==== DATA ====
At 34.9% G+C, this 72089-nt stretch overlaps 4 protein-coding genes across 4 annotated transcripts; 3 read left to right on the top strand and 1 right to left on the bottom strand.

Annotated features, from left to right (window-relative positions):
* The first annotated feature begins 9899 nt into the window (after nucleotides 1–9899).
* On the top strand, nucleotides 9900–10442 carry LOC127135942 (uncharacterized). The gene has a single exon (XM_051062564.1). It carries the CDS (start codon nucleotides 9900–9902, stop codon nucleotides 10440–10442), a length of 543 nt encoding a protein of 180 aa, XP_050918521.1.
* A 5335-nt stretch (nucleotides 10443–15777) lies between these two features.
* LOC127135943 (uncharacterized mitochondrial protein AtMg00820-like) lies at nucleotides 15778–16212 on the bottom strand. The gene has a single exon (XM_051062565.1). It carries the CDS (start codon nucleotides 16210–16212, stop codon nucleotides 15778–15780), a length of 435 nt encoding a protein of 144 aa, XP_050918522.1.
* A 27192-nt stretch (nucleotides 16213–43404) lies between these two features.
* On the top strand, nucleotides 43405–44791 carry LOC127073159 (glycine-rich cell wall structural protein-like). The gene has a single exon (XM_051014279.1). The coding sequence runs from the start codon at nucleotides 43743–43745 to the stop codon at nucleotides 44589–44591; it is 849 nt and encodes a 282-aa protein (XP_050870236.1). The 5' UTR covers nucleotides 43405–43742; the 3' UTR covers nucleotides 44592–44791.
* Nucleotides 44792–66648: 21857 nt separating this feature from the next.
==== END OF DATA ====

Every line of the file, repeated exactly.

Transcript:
At 34.9% G+C, this 72089-nt stretch overlaps 4 protein-coding genes across 4 annotated transcripts; 3 read left to right on the top strand and 1 right to left on the bottom strand.

Annotated features, from left to right (window-relative positions):
* The first annotated feature begins 9899 nt into the window (after nucleotides 1–9899).
* On the top strand, nucleotides 9900–10442 carry LOC127135942 (uncharacterized). The gene has a single exon (XM_051062564.1). It carries the CDS (start codon nucleotides 9900–9902, stop codon nucleotides 10440–10442), a length of 543 nt encoding a protein of 180 aa, XP_050918521.1.
* A 5335-nt stretch (nucleotides 10443–15777) lies between these two features.
* LOC127135943 (uncharacterized mitochondrial protein AtMg00820-like) lies at nucleotides 15778–16212 on the bottom strand. The gene has a single exon (XM_051062565.1). It carries the CDS (start codon nucleotides 16210–16212, stop codon nucleotides 15778–15780), a length of 435 nt encoding a protein of 144 aa, XP_050918522.1.
* A 27192-nt stretch (nucleotides 16213–43404) lies between these two features.
* On the top strand, nucleotides 43405–44791 carry LOC127073159 (glycine-rich cell wall structural protein-like). The gene has a single exon (XM_051014279.1). The coding sequence runs from the start codon at nucleotides 43743–43745 to the stop codon at nucleotides 44589–44591; it is 849 nt and encodes a 282-aa protein (XP_050870236.1). The 5' UTR covers nucleotides 43405–43742; the 3' UTR covers nucleotides 44592–44791.
* Nucleotides 44792–66648: 21857 nt separating this feature from the next.